|White Avens, Geum canadense? (probably)|
Photo by J. Harrington
The North Country that we visited last week is, I fear, too easily taken for granted. If someone "sees" board-feet instead of trees, neither the forest nor the trees are being seen. From my East Coast background, it would be like believing that all the grains of sand and all the beaches and all the bays and all the water around Cape Cod are the same. I can say from experience, that's not true. Just as it isn't true that a "tourist economy" is the only way to make a living on the Cape. Cape Cod has something like 1,000 kettle ponds and a number of salt marsh ponds and depends on a groundwater aquifer for water supply, all of which is being put at risk because of increasing water pollution from untreated, or inadequately treated, wastewater. Minnesota's North Country faces similar challenges, as do our agricultural and trout-fishing regions in southern Minnesota. At least some of Minnesota's politicians seem to need a reminder of the value of clean, potable water. So did some local Massachusetts politicians and Federal regulators when they were sued for not enforcing the Clean Water Act. That East Coast suit isn't very different from what's happening just downstream from Minnesota, in Des Moines. Maybe it's time to clean up our act as well as our water. Growing numbers of us are getting tired of suffering from and cleaning up someone else's mess. I was dismayed at the number of lakes "Up North" that already are affected by aquatic invasive species and inhabited by mercury-laden fish. Looking clean isn't the same as being clean. Here's a motto I propose for Minnesota's Water Ethic: "THINK DOWNSTREAM!"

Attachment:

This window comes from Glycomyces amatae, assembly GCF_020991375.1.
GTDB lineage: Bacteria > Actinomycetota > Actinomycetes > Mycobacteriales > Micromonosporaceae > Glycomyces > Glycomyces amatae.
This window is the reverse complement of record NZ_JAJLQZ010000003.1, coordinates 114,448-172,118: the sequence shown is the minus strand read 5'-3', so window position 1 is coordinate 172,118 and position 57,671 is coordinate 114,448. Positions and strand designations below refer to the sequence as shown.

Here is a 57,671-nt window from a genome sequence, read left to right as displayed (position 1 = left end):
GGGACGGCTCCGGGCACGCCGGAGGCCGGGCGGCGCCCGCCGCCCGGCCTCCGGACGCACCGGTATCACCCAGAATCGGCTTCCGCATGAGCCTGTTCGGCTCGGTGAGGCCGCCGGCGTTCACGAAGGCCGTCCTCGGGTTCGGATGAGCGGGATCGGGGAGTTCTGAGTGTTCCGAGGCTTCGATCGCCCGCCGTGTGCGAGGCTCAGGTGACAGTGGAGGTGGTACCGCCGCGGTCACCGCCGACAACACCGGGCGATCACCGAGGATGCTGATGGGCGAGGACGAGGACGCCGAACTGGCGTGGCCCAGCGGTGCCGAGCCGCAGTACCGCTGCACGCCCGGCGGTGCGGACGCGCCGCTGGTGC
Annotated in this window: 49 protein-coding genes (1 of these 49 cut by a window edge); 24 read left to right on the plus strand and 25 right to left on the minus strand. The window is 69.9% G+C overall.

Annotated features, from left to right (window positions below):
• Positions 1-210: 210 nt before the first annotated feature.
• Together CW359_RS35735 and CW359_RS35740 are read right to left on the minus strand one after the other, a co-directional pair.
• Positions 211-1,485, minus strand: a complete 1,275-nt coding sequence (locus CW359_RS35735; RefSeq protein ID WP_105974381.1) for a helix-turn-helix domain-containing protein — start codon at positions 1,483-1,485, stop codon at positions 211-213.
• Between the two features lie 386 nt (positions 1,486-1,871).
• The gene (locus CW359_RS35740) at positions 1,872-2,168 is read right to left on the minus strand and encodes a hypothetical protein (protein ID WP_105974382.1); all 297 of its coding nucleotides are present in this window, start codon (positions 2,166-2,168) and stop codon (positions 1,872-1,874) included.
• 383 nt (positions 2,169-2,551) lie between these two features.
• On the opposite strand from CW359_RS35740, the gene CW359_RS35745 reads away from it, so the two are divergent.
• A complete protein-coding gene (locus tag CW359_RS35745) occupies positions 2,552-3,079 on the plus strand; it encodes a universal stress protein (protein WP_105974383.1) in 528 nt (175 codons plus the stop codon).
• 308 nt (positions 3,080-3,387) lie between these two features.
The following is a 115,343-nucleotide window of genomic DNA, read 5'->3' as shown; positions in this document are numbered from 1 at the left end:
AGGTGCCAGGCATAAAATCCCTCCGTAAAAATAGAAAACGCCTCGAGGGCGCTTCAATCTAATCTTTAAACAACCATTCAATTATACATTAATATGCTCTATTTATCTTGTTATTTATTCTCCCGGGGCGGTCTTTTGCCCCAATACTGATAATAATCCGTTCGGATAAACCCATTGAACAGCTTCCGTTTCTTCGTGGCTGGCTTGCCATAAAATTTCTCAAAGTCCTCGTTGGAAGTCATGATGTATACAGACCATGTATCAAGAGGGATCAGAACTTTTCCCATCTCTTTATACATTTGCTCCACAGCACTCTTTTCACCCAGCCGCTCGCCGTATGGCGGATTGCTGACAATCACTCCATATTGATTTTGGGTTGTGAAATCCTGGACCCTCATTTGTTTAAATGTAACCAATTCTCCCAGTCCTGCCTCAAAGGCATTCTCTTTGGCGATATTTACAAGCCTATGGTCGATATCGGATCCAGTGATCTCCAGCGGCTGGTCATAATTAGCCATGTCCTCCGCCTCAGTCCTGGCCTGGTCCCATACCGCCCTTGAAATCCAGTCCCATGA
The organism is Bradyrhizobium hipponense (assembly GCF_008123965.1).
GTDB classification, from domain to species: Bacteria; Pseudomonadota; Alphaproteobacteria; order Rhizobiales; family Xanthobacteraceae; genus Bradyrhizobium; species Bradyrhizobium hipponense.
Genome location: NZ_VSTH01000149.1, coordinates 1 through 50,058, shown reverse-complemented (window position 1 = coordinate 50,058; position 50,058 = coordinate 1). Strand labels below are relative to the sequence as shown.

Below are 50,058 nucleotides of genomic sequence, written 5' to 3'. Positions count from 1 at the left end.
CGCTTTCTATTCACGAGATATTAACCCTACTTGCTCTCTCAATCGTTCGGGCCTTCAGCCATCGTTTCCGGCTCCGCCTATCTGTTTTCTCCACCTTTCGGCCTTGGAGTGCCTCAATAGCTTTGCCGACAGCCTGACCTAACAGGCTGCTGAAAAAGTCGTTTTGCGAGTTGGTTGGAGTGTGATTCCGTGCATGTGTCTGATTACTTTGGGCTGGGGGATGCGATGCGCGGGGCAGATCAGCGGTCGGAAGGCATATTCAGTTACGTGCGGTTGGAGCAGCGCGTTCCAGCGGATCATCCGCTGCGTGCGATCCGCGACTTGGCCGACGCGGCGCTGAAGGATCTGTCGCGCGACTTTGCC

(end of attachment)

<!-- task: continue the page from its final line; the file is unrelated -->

|guardian tree(?) watching over a North Country lake|
Photo by J. Harrington
Who made the world? Who made the swan, and the black bear? Who made the grasshopper? This grasshopper, I mean- the one who has flung herself out of the grass, the one who is eating sugar out of my hand, who is moving her jaws back and forth instead of up and down- who is gazing around with her enormous and complicated eyes. Now she lifts her pale forearms and thoroughly washes her face. Now she snaps her wings open, and floats away. I don't know exactly what a prayer is. I do know how to pay attention, how to fall down into the grass, how to kneel down in the grass, how to be idle and blessed, how to stroll through the fields, which is what I have been doing all day. Tell me, what else should I have done? Doesn't everything die at last, and too soon? Tell me, what is it you plan to do with your one wild and precious life?—Mary Oliver
Thanks for visiting. Come again when you can.
Please be kind to each other while you can.